You open up your mailbox at home to find more unsolicited ads, everything from pizza coupons to credit card offers.
Ever wonder which is more annoying?
According to a new study by a researcher in the University of Georgia Grady College of Journalism and Mass Communication, most people find spam more intrusive and irritating than direct mail. The study, published in the fall issue of the Journal of Interactive Advertising, also explores why people find spam so annoying.
“Overall, spam definitely is regarded as more annoying, irritating and intrusive than postal direct mail,” said Mariko Morimoto, assistant professor of advertising. “That was pretty much our hypothesis. And while it’s easy to figure out that spam is more annoying, I also wanted to know why.”
Morimoto and study co-author Susan Chang, assistant professor of advertising and public relations at the University of Miami, randomly assigned 119 college students to a survey that asked about either spam or direct mail. On a scale of one to seven, where one is most intrusive and seven is least intrusive, students gave spam an average intrusiveness score of 1.93 compared to 4.24 for direct mail. For irritation, the average score was 2.46 for spam compared to 3.87 for direct mail.
Results from a focus group study conducted by Morimoto and Chang found that people find spam more intrusive than direct mail because it makes it harder to get to legitimate and wanted messages. Discarding direct mail, on the other hand, wasn’t perceived as time consuming.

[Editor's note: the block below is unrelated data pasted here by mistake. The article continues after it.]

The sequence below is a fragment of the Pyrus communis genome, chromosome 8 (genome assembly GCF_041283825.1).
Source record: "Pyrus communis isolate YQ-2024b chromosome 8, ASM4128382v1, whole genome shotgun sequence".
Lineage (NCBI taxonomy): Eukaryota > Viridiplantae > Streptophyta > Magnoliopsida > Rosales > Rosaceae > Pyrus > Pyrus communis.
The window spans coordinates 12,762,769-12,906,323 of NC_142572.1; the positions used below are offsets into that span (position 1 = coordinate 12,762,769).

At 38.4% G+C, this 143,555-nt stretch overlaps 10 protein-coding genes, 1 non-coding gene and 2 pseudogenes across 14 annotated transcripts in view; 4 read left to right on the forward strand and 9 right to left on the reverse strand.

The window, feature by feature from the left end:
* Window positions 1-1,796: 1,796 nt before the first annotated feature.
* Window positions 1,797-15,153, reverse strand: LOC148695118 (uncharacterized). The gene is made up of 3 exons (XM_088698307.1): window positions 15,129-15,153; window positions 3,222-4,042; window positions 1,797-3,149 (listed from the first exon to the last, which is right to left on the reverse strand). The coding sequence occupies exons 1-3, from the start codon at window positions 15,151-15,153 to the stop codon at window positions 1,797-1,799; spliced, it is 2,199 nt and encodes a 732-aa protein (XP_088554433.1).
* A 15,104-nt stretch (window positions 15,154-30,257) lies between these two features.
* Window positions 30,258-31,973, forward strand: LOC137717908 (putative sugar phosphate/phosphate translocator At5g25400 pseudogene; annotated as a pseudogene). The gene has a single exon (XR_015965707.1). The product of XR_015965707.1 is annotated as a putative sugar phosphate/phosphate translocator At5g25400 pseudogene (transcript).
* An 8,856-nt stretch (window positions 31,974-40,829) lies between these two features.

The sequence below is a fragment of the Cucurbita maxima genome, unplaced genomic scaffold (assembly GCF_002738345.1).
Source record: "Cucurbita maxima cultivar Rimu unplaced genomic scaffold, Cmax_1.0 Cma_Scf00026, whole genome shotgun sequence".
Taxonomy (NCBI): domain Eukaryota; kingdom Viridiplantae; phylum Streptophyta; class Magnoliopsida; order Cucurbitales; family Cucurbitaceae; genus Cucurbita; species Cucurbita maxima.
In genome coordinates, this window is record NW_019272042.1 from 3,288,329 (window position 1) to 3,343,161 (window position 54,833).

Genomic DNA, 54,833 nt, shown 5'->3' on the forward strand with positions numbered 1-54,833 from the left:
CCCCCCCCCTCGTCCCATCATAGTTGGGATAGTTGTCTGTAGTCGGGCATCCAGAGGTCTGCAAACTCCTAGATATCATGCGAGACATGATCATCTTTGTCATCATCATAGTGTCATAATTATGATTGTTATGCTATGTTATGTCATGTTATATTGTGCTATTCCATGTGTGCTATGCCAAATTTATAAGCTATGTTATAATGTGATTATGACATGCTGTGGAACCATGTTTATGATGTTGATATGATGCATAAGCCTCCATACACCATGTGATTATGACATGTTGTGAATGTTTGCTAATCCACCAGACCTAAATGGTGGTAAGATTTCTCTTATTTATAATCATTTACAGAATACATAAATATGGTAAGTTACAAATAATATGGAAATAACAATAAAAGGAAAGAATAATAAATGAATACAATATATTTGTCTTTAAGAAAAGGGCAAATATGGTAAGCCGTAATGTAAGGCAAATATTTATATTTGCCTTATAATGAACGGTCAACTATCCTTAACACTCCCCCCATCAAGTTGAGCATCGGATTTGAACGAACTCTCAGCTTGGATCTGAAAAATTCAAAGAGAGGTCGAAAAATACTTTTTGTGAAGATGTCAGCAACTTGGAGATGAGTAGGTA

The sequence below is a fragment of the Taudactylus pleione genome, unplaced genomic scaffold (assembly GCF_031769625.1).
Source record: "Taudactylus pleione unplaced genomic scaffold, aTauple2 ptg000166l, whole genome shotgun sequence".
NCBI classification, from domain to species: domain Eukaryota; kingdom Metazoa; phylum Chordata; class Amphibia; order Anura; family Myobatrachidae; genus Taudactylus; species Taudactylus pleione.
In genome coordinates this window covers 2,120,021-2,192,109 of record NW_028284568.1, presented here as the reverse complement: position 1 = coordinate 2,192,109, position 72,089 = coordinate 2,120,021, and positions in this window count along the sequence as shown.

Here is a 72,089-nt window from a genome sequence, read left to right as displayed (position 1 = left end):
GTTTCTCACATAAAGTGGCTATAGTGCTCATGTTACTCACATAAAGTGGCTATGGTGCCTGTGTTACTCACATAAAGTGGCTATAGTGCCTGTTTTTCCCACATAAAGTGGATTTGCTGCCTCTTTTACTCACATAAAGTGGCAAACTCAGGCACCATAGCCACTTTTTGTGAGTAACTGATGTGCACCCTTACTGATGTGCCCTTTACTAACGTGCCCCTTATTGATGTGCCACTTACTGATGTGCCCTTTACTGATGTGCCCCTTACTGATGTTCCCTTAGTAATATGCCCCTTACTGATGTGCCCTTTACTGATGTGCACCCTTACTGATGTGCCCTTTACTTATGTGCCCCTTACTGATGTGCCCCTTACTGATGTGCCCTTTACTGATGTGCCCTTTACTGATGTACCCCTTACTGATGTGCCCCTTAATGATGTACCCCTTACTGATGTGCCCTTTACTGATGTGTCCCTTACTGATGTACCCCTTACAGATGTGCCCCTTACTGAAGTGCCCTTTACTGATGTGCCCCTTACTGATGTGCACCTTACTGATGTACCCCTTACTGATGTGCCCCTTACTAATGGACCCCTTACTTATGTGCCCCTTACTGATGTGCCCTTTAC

And while spam often contains adult content or other inappropriate material, direct mail pieces often contain potentially useful items such as sales promotions and easy-to-use coupons. E-mailed coupons must be printed, which is an extra step that consumers would rather not have to take.
Morimoto’s focus group participants also said that the cost associated with direct mail leads them to believe that they’re getting information from a reputable company. Because spam is inexpensive to send, consumers tend view spammers as being less reputable.
Despite the negative feelings associated with spam, Morimoto said it can be effective when used properly. Her focus group work found that people don’t seem to mind receiving e-mails from companies with which they have previously done business.
Morimoto, for example, doesn’t mind e-mailed suggestions from Amazon.com based on previous purchases. E-mails that read, “Mariko Morimoto, do you need a college degree?” on the other hand, are not welcome.
“If you cultivate your relationship with consumers in some other venue and then extend that effort to e-mails, then spam can work,” she said.
Sam Fahmy | EurekAlert!
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